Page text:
2. Analyze your value stream
Now it is time to start what the consultants and coaches are so eager to sell you. Analysis will give you ideas of improvement. At least you must check the impediments of your agile adoption. If you don’t have support of your customer or your upper management, it might be very difficult to succeed. I like Admed Sidky’s agile adoption framework which gives you the order in which you should implement the agile practives.

3. Prepare business case for the improvement(s)
Now you must justify the adoption of the individual practices. Note, of course that they depend on each other. Creating a business case for each adoption step also gives you a view in which order your organization should go ahead. Of course you must consider risks as well.

4. Initiate your improvement programme
Now you are on your way with real money and as always with people and organizations you can’t predict what happens. So you must use empirical process control to steer your way. You need to establish the part of organization that facilitates transparency, inspections and adaptations. Becoming public is a necessary part of this programme. People, all of them, are an essential part of this. They make the adoption successful, not the things ivory towers can deliver.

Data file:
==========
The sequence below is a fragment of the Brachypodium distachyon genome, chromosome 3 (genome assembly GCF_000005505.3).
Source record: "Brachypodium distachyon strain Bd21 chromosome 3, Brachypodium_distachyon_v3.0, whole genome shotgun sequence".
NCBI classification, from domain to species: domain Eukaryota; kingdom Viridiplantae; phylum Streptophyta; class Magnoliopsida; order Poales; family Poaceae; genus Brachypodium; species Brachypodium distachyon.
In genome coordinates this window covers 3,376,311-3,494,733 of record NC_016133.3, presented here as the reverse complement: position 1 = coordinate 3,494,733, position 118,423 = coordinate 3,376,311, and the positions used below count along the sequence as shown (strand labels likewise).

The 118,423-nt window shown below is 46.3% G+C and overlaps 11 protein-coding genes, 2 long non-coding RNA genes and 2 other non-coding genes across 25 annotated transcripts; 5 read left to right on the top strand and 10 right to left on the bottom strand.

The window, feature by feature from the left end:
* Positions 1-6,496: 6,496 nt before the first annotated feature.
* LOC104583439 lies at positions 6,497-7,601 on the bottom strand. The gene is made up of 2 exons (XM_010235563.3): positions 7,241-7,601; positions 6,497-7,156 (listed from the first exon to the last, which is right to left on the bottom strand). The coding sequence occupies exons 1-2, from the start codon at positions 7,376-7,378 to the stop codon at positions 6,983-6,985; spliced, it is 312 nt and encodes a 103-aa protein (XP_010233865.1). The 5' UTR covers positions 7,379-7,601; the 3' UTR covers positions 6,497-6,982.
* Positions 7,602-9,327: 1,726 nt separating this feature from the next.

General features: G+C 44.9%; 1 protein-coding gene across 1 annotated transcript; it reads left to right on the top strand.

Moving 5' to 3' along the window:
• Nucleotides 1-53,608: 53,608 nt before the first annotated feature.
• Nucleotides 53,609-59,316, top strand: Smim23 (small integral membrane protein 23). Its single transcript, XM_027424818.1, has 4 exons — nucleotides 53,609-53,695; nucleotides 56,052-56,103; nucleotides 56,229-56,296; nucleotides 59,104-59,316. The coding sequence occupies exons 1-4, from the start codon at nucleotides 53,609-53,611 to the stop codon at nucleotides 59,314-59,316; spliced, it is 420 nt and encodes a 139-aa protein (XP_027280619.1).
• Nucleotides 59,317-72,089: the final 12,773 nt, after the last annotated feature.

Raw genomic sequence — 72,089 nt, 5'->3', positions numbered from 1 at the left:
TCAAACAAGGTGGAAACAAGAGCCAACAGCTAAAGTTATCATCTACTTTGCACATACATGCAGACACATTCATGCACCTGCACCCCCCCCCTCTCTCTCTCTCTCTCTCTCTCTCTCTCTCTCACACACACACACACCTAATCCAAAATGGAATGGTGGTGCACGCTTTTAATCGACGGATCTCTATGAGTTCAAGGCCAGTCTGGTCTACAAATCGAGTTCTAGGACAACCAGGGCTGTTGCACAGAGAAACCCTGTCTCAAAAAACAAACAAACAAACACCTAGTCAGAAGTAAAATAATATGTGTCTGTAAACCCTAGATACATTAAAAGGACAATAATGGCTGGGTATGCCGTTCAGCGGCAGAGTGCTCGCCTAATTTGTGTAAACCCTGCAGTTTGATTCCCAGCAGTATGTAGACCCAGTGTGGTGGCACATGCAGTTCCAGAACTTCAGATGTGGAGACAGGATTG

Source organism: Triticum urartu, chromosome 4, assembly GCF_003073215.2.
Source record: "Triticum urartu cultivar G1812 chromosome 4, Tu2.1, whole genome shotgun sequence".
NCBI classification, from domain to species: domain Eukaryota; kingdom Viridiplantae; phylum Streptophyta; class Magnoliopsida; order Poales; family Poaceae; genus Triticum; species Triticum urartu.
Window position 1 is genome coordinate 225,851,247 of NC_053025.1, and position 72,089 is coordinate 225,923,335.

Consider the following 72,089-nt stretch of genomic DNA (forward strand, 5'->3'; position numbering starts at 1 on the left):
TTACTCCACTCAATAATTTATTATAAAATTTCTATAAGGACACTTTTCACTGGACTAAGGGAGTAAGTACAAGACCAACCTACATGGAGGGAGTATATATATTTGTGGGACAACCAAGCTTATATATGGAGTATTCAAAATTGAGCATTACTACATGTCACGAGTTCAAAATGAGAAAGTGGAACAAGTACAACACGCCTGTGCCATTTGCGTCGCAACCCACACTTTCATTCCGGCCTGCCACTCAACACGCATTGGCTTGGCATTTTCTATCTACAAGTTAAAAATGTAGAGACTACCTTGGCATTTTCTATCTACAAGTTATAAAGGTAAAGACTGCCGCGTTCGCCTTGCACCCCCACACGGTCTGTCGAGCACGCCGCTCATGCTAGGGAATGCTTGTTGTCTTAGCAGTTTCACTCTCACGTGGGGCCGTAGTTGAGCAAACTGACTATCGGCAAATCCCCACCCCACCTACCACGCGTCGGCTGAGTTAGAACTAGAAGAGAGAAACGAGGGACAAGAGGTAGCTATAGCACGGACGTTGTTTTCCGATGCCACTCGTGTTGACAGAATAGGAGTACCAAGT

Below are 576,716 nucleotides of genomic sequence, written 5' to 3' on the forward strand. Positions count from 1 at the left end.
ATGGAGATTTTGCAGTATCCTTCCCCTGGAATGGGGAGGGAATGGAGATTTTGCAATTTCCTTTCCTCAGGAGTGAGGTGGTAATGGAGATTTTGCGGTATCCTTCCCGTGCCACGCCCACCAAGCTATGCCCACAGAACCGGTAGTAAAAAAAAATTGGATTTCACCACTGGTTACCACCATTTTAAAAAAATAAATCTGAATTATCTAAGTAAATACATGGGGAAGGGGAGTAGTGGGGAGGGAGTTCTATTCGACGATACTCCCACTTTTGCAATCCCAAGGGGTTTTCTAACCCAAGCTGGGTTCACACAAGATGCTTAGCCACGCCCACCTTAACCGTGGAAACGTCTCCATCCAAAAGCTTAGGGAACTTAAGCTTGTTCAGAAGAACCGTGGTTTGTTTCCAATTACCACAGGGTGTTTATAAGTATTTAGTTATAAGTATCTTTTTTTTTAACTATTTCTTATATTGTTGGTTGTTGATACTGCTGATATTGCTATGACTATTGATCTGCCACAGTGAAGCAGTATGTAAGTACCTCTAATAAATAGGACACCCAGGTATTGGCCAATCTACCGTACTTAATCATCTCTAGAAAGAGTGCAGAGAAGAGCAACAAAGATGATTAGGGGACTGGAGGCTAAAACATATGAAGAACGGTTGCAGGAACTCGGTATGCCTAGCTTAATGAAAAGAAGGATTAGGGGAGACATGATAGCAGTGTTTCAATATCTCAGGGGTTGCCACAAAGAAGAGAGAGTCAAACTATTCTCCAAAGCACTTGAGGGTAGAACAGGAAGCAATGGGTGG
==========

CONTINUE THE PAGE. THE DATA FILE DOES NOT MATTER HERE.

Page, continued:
5. Manage and deliver the programme
If your agile adoption goes as normal, more and more of your problems will surface. Some of them can be handled by the teams, but some others need corporate level development projects. Of course, your programme has multiple deliveries.

6 Review progress
In continuous improvement initiatives like this you must have your Deming cycle installed so that you can really facilitate your way to success.

This is it this time – a draft that can be extended. Comments are allowed in this blog. Because I do not visit very often, it may take time before I publish them.

Agile and traditional requirements in Systeemity├Âlehti

Our article about agile and traditional requirements is published in the latest printed Systeemity├Âlehti 2/2009. Its content can be partially found in Tieturis discussion forum.. In Finnish, sorry ­čÖé